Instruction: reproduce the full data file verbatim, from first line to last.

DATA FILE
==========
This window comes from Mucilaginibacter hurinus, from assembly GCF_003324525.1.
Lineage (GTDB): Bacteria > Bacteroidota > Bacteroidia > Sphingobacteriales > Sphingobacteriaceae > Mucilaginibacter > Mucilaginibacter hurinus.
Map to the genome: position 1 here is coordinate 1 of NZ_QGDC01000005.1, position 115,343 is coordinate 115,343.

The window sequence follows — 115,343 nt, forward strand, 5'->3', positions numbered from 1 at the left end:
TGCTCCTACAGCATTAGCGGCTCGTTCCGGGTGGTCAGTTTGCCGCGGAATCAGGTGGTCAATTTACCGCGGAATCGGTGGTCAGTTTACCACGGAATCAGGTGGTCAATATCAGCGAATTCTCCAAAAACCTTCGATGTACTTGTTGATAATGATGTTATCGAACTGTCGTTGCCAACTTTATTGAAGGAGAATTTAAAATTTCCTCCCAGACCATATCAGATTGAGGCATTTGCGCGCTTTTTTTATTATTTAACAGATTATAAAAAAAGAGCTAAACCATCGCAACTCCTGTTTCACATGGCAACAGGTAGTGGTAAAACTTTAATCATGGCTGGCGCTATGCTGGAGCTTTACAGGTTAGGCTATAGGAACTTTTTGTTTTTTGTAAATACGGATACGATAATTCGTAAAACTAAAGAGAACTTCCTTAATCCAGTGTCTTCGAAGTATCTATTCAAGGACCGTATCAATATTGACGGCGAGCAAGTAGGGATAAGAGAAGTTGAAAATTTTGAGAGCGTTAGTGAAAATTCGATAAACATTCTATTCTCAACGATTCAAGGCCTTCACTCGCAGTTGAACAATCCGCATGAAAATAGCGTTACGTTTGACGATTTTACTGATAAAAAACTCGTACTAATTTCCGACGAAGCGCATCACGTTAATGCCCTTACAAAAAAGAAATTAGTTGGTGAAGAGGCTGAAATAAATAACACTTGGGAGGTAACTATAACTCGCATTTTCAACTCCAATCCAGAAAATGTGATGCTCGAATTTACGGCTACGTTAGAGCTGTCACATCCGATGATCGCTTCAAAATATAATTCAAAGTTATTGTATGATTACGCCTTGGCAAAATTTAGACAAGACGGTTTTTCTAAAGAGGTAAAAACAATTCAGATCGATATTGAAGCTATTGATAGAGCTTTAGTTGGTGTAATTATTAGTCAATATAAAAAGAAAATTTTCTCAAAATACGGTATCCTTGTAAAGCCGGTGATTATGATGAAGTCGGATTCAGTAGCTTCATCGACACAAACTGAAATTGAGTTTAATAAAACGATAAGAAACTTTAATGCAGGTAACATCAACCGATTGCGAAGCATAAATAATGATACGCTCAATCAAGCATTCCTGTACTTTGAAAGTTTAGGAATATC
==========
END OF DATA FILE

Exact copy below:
This window comes from Mucilaginibacter hurinus, from assembly GCF_003324525.1.
Lineage (GTDB): Bacteria > Bacteroidota > Bacteroidia > Sphingobacteriales > Sphingobacteriaceae > Mucilaginibacter > Mucilaginibacter hurinus.
Map to the genome: position 1 here is coordinate 1 of NZ_QGDC01000005.1, position 115,343 is coordinate 115,343.

The window sequence follows — 115,343 nt, forward strand, 5'->3', positions numbered from 1 at the left end:
TGCTCCTACAGCATTAGCGGCTCGTTCCGGGTGGTCAGTTTGCCGCGGAATCAGGTGGTCAATTTACCGCGGAATCGGTGGTCAGTTTACCACGGAATCAGGTGGTCAATATCAGCGAATTCTCCAAAAACCTTCGATGTACTTGTTGATAATGATGTTATCGAACTGTCGTTGCCAACTTTATTGAAGGAGAATTTAAAATTTCCTCCCAGACCATATCAGATTGAGGCATTTGCGCGCTTTTTTTATTATTTAACAGATTATAAAAAAAGAGCTAAACCATCGCAACTCCTGTTTCACATGGCAACAGGTAGTGGTAAAACTTTAATCATGGCTGGCGCTATGCTGGAGCTTTACAGGTTAGGCTATAGGAACTTTTTGTTTTTTGTAAATACGGATACGATAATTCGTAAAACTAAAGAGAACTTCCTTAATCCAGTGTCTTCGAAGTATCTATTCAAGGACCGTATCAATATTGACGGCGAGCAAGTAGGGATAAGAGAAGTTGAAAATTTTGAGAGCGTTAGTGAAAATTCGATAAACATTCTATTCTCAACGATTCAAGGCCTTCACTCGCAGTTGAACAATCCGCATGAAAATAGCGTTACGTTTGACGATTTTACTGATAAAAAACTCGTACTAATTTCCGACGAAGCGCATCACGTTAATGCCCTTACAAAAAAGAAATTAGTTGGTGAAGAGGCTGAAATAAATAACACTTGGGAGGTAACTATAACTCGCATTTTCAACTCCAATCCAGAAAATGTGATGCTCGAATTTACGGCTACGTTAGAGCTGTCACATCCGATGATCGCTTCAAAATATAATTCAAAGTTATTGTATGATTACGCCTTGGCAAAATTTAGACAAGACGGTTTTTCTAAAGAGGTAAAAACAATTCAGATCGATATTGAAGCTATTGATAGAGCTTTAGTTGGTGTAATTATTAGTCAATATAAAAAGAAAATTTTCTCAAAATACGGTATCCTTGTAAAGCCGGTGATTATGATGAAGTCGGATTCAGTAGCTTCATCGACACAAACTGAAATTGAGTTTAATAAAACGATAAGAAACTTTAATGCAGGTAACATCAACCGATTGCGAAGCATAAATAATGATACGCTCAATCAAGCATTCCTGTACTTTGAAAGTTTAGGAATATC